When Qian Fenxiang fell pregnant with her daughter Jingzhi in 1994 it should have been a joyous occasion. She and her husband Xu Lida were a happily married couple living in China with one daughter, but in their hearts they knew they couldn’t keep their child.
China had introduced a one-child policy limit on families in 1979 which lasted until 2015. Under the draconian rule hefty fines and even forced abortions were the harsh penalties of having more than one child.
Dad Xu said they considered aborting their baby when Qian was 7 months pregnant but they could feel their baby move and if they had gone through with the abortion they would have regretted it.
With the threat of losing their home if they didn’t abort their daughter they fled 80 miles away to Suzhou and gave birth on a boat in the Suzhou canal. The couple tried to find a relative or close friend to raise their child but were unsuccessful.
So with no other options the couple wrapped their three-day old baby in a blanket and took her in a basket to a busy market area.
She was sleeping soundly while her parents prepared her milk and after they left her alone in a busy market area, the last thing they heard was her crying, dad Xu told BBC News, trying to hold back the tears.
“[…]I held her and hugged her for a while. Then I walked to the market. […]I kissed her gently. I knew it was the final farewell. Then I walked away,” Xu said.
The couple also left a note pinned to their precious baby girl, a note to her adoptive parents.
“My little girl was born in 1995, on July 24th, in the morning in Suzhou, because of poverty and other problems, we had no choice but to abandon our little girl on the streets. If you have sympathy for us parents, please let us meet on the Broken Bridge in Hangzhou in 10 or 20 years time,” dad Xu said the note read.
Their little girl Jingzhi was adopted by American couple Ken and Ruth Pohler and renamed Kati. She was then taken 7,116 miles to the couple’s home in Michigan to be raised as their own along with their two biological sons.
Adoptive mom Ruth recalls Kati asking her when she was 5 years old if she came from her tummy and Ruth was honest with her daughter.
“I said no…you came from a lady’s tummy in China but you came from heart, you were born from my heart and she was off running doing something else and she was happy with that,” an emotional Ruth said.
Kati was never deprived of the love and security all children deserve and her parents were always honest with her. She had access to her adoption papers but because she couldn’t read Chinese she wasn’t able to read the letter her birth parents had left with her.
Ruth and Ken did know the contents and wanted to honor Kati’s birth parents’ request. When Kati turned ten years old, Ken and Ruth sent a messenger to the Broken Bridge in China as the letter had asked. But, the messenger was too late and missed Kati’s biological parents, who had been waiting hopefully for a long time.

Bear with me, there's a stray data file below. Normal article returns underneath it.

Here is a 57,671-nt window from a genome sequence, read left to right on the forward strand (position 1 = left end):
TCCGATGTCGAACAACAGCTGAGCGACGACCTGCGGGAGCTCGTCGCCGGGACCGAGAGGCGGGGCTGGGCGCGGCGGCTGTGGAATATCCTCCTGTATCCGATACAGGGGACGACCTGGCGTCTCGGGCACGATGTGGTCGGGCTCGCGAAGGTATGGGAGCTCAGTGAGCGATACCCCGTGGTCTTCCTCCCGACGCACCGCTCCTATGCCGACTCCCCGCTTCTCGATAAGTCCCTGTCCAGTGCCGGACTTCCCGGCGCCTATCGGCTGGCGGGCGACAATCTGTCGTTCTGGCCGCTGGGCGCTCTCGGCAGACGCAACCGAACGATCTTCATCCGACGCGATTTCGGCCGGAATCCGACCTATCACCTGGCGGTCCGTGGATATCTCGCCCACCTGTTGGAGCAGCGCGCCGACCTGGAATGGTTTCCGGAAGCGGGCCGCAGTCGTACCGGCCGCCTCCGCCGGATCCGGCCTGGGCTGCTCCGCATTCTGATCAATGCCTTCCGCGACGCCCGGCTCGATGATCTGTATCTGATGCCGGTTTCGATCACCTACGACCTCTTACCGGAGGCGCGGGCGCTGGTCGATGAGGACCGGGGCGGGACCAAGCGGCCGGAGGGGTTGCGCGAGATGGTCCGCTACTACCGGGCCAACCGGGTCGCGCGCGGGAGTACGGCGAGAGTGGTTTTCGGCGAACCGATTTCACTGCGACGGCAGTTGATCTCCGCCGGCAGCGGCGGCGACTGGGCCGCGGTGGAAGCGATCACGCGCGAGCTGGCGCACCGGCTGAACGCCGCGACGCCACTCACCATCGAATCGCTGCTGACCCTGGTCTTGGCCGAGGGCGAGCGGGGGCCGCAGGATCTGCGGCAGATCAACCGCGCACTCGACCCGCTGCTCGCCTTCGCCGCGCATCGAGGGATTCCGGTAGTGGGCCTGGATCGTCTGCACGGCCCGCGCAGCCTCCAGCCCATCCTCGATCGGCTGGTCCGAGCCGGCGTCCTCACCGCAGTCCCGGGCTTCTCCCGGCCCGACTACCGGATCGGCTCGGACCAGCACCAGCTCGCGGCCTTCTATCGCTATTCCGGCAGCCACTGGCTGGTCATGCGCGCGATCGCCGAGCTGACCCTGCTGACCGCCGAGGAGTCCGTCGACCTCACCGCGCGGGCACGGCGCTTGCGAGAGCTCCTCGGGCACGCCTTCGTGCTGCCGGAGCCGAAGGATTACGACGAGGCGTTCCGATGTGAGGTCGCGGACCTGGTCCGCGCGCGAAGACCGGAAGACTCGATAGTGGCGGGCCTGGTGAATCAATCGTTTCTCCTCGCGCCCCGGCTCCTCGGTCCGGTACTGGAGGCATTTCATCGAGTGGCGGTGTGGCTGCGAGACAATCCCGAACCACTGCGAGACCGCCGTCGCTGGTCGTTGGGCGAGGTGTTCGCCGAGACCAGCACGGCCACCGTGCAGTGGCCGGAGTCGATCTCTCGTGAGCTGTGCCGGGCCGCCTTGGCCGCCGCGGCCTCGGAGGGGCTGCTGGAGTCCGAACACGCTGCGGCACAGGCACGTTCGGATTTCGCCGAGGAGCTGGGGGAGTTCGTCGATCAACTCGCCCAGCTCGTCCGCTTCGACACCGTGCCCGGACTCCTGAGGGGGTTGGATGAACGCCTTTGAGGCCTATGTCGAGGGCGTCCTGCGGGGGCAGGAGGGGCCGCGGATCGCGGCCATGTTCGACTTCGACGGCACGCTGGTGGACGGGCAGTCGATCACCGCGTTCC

The messenger then spoke to news outlets about Kati’s story and it was publicized in the hope that her biological parents would come forward, and they did.
Ruth and Ken exchanged contact details with the birth parents and kept in touch. Kati’s adoptive parents filled her in on her birth and the note attached to her on the bridge.
Kati was 18 years old at the time, a music and public health double major, and about to start Calvin University. She was also going to meet her birth parents for the first time.
With help from translators, Katie reunited with her biological parents on the Broken Bridge on the eve of the 2017 Qixi Festival. She also met her older sister for the first time.
“I was definitely pretty nervous. I could tell I was doing my nervous habits, but I was also excited, and we just kept driving around because we had to time it perfectly,” recalls Kati in an article published on Calvin University’s website.
“Getting out and walking down the bridge, I just remember, saying ‘OK, you only do this once, so here we go.’”
Since the meeting Kati stays in regular contact with her birthparents through text and Skype. “My dad (Xu) still texts me good morning and good night every day.”
She also planned on teaching English as a Second Language the following year in China, within driving distance of her birthparents.
“I’m definitely glad that I know, even with the complexity of it. I’ve made my birthparents so happy and that feels good … it hasn’t drastically changed my identity, but it’s definitely added a lot to it and that’s really enriching,” she said.
I can’t imagine having to give up a baby you want and love.
My heart goes out to Kati’s birth parents and her adoptive parents who did the brave act of making sure their child knew her birth story and where she came from.